Before the Islamic Revolution of 1979, despite facing stringent censorship and political restrictions posed by the Pahlavi regime, Iranian filmmakers used the silver screen to artfully express dissent, challenge societal norms, and shed much needed light on urgent issues. Iranian New Wave directors used symbolism and allegory as a means to convey deeply political and social messages to their audience in a time period that mind-numbing, cheesy melodramas dominated theater halls.
After the revolution, Iranian cinema underwent a humanistic, spiritual transformation, after which it gradually found its unique style of depicting timeless struggles facing humankind. In time, post-revolution cinema of the country turned into a social platform that could speak to large audiences.
Not only Iranian cinema was primarily a social one until recently, but it also carried the power to affect society in an array of ways. In this piece, we will put under examination a handful of post-revolution films that have captivated Iranian – and even international – audiences and stirred the social imagination.
1969 ‘The Cow’
by Dariush Mehrjui
Based on a story by Gholam-Hossein Sa’edi, the film revolves around a humble villager named Masht Hassan, who lives a simple life in a remote Iranian village with his beloved cow. When tragedy strikes and his cow unexpectedly dies, Masht Hassan’s world is shattered. Consumed by grief, he descends into madness and begins to believe that he is the cow, assuming its identity and mannerisms. The villagers, initially sympathetic, are taken aback by Masht Hassan’s transformation and struggle to comprehend his shattered psyche. As the line between reality and delusion blurs, the film explores the complexities of identity, mental health, and the fragility of the human mind.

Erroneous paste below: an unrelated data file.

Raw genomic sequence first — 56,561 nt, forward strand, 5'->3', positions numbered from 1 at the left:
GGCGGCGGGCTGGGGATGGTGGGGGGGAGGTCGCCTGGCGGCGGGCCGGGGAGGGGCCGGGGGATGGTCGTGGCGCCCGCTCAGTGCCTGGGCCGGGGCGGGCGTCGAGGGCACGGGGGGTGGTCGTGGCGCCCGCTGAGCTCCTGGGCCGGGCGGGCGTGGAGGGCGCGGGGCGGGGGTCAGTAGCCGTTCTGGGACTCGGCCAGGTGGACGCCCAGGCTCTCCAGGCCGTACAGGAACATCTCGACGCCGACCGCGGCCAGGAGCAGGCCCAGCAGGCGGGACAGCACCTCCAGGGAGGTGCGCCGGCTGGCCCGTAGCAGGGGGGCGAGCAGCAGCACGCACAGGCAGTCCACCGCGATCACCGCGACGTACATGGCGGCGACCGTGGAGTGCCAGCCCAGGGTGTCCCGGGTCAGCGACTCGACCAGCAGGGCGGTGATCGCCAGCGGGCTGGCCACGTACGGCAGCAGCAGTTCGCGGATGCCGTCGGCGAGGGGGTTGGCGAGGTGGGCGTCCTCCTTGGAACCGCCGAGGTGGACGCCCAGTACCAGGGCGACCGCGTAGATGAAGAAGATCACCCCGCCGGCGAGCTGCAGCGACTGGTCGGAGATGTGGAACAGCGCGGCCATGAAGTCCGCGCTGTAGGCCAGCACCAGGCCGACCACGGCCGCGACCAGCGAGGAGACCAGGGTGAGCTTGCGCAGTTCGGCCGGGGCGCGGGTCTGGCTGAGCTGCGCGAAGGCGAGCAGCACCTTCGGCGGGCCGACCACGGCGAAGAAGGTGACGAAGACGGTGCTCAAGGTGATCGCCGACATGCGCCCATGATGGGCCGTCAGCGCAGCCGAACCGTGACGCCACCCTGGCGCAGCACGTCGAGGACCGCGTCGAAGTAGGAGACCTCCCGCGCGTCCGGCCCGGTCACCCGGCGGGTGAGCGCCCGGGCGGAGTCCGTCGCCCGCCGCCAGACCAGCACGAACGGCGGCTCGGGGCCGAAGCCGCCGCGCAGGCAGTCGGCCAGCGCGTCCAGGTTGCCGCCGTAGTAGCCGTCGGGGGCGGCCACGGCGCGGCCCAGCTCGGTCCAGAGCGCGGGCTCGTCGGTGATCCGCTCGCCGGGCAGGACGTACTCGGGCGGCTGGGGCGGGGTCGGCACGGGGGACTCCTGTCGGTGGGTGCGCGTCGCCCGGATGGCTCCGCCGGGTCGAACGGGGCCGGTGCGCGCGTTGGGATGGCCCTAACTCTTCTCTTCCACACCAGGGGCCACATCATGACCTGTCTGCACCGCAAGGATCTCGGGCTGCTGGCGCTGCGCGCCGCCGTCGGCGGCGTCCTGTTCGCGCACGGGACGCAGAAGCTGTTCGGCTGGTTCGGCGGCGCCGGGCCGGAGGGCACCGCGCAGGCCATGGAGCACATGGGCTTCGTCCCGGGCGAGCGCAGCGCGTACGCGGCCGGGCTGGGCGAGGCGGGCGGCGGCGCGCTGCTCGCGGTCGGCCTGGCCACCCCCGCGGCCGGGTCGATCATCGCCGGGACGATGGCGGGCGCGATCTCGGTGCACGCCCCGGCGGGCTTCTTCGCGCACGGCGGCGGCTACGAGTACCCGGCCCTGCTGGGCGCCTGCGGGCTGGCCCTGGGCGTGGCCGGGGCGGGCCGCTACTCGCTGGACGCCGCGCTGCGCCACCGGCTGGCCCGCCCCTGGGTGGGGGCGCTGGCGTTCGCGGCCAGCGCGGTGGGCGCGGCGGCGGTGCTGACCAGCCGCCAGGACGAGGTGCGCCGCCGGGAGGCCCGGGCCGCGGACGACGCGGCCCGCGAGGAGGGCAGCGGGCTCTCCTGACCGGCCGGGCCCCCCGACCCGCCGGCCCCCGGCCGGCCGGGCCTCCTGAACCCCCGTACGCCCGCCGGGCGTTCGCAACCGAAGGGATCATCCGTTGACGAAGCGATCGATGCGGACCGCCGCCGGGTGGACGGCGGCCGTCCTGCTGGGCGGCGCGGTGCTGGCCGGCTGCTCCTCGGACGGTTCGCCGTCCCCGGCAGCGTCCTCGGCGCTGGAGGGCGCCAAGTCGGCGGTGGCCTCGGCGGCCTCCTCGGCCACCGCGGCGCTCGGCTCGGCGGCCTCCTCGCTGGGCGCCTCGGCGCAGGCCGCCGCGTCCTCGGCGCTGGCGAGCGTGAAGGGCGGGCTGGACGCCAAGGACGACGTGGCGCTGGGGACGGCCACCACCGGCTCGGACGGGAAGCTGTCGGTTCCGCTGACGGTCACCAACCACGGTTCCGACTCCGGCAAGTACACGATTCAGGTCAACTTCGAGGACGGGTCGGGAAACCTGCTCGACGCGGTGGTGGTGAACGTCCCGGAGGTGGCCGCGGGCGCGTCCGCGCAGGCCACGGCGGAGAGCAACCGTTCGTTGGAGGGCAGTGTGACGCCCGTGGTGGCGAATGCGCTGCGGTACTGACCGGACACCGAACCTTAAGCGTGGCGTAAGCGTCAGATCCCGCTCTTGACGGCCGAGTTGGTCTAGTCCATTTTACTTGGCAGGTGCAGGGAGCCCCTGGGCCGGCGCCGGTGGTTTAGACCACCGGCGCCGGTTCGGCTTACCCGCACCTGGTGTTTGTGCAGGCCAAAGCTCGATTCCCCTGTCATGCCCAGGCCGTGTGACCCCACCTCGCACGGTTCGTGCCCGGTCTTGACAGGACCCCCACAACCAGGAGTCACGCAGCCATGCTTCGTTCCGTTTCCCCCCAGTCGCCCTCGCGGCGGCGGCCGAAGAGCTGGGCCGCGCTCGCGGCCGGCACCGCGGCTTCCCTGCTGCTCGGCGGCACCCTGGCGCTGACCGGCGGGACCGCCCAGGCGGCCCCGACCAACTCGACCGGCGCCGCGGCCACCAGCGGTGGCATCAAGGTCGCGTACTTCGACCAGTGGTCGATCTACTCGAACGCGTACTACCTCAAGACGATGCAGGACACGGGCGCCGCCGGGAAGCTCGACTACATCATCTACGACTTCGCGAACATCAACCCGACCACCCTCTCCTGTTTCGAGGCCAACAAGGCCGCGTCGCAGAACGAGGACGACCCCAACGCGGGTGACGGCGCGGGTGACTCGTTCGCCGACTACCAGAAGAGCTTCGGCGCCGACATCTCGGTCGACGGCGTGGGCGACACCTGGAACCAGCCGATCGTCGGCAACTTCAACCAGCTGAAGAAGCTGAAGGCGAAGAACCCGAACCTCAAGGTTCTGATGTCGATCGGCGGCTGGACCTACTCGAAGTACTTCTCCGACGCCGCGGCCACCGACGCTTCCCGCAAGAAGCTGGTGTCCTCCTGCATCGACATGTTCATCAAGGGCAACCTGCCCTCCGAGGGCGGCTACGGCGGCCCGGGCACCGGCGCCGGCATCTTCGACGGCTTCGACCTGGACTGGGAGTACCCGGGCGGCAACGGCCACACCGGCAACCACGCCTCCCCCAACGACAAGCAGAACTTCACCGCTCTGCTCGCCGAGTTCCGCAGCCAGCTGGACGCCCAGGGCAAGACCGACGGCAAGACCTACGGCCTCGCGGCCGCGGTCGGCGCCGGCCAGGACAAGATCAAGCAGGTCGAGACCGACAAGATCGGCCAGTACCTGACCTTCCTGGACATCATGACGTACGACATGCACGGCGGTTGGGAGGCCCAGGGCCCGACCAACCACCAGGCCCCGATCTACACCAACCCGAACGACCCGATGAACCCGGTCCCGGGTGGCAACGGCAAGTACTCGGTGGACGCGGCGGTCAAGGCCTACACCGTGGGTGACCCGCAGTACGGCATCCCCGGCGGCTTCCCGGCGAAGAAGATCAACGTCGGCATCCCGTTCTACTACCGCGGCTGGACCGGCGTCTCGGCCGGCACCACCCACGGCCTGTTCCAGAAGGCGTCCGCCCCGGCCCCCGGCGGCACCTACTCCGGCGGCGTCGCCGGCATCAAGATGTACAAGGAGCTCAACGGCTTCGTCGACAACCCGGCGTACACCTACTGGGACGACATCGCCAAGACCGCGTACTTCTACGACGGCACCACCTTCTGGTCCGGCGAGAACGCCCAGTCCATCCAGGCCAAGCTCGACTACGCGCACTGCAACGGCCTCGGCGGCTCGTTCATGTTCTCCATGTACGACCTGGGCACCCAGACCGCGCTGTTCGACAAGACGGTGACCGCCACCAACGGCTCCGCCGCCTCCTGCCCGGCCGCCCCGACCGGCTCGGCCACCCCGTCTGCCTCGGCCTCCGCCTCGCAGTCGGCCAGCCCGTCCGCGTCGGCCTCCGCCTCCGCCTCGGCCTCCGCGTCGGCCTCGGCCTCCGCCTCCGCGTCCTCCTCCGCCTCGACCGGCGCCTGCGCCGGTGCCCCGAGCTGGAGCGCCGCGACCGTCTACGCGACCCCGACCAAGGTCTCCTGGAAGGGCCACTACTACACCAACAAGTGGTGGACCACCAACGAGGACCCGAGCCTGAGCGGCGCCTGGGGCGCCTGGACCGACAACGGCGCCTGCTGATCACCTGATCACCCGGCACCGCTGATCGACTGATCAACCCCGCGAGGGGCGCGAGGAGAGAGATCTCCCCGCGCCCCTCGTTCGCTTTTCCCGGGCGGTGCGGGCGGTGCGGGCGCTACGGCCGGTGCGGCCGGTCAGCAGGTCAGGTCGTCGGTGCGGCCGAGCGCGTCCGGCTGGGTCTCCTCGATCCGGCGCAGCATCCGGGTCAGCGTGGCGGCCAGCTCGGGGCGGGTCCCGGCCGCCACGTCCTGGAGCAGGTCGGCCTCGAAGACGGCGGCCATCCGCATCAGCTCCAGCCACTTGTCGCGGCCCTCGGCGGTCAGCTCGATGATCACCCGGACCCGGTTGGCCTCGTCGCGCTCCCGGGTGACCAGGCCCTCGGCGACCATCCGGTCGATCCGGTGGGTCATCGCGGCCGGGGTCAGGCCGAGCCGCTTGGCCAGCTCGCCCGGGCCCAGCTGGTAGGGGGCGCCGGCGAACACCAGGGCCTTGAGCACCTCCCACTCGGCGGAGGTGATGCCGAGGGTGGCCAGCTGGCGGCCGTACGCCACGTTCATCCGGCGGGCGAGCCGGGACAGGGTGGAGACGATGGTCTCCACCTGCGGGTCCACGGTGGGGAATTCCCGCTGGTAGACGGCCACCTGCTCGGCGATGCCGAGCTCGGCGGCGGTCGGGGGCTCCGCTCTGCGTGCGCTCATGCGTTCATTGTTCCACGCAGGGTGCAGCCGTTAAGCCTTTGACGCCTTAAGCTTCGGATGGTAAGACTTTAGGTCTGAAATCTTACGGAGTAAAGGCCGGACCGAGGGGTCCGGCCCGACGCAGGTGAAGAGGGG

1992 ‘From Karkheh to Rhein’ by Ebrahim Hatamikia
It is an emotionally powerful movie that narrates the story of Saeed, a soldier injured in the Iraqi-imposed war, who is sent to Germany for treatments. In Germany, he meets his sister and her German husband.
The sorrows of Iranian soldiers who fell victim to chemical attacks of Iraqi dictator Saddam, enabled by western countries’ support, moved Iranian as well as international audiences, bringing many to tears. The audiences were transfixed as the siblings, who have not had any relations in many years, try to re-establish the close relationship that they had long time ago.
1997 ‘Taste of Cherry’ by Abbas Kiarostami
One of late Abbas Kiarostami’s memorable movies, it follows its protagonist Mr. Badii, a middle-aged man, on a mysterious quest. Driving around, looking for someone to assist him, he picks up various passengers. When it is revealed that he plans to commit suicide and is seeking someone to bury him if he succeeds, each passenger reacts differently. Each encounter with a potential assistant reflects a different aspect of life, raising existential questions and exploring the profound intricacies of human existence. Through these encounters, the film scrutinizes themes of loneliness, connection, and the search for meaning in a world that often feels devoid of purpose.
2011 ‘A Separation’ by Asghar Farhadi
This internationally acclaimed masterpiece explores complex themes of gender, class, and justice within Iranian society. Through a gripping narrative centered around a couple seeking a divorce, the film depicts the intricacies of interpersonal relationships and the moral dilemmas faced by individuals on a daily basis in a changing society.
The movie not only resonated with Iranian audiences but also garnered worldwide recognition. The accolades received by the movie and its director filled Iranians with a sense of pride.